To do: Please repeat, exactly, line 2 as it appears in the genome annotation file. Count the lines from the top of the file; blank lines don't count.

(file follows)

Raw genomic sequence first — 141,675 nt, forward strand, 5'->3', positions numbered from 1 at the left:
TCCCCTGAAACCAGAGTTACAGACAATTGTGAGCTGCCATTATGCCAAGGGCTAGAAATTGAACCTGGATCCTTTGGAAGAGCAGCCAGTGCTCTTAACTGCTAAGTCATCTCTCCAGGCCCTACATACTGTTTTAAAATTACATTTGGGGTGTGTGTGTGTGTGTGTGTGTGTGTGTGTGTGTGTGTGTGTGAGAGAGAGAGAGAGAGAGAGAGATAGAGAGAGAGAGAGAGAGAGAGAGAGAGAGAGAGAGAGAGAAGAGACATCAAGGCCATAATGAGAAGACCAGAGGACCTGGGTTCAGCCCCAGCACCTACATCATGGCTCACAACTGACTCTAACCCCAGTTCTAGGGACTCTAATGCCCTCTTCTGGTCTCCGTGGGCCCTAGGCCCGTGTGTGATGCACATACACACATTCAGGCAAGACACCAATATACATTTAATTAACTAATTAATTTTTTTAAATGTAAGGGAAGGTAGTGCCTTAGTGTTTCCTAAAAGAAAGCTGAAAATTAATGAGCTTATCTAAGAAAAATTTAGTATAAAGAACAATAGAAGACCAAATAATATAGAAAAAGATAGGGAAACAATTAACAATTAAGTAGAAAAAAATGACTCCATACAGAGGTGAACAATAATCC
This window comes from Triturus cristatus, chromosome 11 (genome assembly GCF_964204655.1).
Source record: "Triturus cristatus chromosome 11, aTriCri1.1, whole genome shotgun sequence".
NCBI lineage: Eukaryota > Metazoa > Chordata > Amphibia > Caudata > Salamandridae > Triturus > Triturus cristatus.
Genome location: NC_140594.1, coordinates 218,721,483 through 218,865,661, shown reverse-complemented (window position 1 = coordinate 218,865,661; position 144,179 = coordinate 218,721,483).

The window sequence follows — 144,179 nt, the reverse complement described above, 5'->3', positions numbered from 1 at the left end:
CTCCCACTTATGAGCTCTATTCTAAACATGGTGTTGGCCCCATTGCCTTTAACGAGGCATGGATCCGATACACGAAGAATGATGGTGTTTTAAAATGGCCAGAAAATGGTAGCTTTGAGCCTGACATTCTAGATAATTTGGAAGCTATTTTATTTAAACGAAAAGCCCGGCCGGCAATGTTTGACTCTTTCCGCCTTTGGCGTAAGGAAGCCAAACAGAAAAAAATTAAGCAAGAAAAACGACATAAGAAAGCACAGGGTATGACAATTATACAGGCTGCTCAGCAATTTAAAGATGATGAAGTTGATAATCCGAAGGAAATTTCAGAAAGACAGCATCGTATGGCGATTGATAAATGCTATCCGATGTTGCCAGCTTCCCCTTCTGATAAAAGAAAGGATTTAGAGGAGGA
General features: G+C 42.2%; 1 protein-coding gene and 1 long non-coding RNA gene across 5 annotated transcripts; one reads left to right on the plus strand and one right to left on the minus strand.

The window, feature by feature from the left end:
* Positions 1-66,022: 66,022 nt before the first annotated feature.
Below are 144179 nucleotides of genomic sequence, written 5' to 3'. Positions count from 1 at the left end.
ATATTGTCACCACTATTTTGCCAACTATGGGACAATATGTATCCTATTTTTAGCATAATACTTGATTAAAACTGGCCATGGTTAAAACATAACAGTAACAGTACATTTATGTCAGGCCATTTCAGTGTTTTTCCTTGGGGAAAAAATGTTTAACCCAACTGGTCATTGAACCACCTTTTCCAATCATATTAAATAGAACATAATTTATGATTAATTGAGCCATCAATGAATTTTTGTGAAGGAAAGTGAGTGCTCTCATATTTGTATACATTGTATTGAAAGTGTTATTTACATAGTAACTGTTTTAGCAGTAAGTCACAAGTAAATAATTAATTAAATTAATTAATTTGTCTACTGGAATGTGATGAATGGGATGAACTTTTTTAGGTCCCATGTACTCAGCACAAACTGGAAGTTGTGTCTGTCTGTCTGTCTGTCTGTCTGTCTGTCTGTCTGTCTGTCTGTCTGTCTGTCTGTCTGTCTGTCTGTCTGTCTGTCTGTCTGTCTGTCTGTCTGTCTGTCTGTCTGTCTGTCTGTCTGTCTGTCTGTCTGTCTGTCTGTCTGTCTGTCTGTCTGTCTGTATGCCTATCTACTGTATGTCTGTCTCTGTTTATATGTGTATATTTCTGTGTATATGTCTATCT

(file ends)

TCCCCTGAAACCAGAGTTACAGACAATTGTGAGCTGCCATTATGCCAAGGGCTAGAAATTGAACCTGGATCCTTTGGAAGAGCAGCCAGTGCTCTTAACTGCTAAGTCATCTCTCCAGGCCCTACATACTGTTTTAAAATTACATTTGGGGTGTGTGTGTGTGTGTGTGTGTGTGTGTGTGTGTGTGTGTGTGAGAGAGAGAGAGAGAGAGAGAGATAGAGAGAGAGAGAGAGAGAGAGAGAGAGAGAGAGAGAGAGAAGAGACATCAAGGCCATAATGAGAAGACCAGAGGACCTGGGTTCAGCCCCAGCACCTACATCATGGCTCACAACTGACTCTAACCCCAGTTCTAGGGACTCTAATGCCCTCTTCTGGTCTCCGTGGGCCCTAGGCCCGTGTGTGATGCACATACACACATTCAGGCAAGACACCAATATACATTTAATTAACTAATTAATTTTTTTAAATGTAAGGGAAGGTAGTGCCTTAGTGTTTCCTAAAAGAAAGCTGAAAATTAATGAGCTTATCTAAGAAAAATTTAGTATAAAGAACAATAGAAGACCAAATAATATAGAAAAAGATAGGGAAACAATTAACAATTAAGTAGAAAAAAATGACTCCATACAGAGGTGAACAATAATCC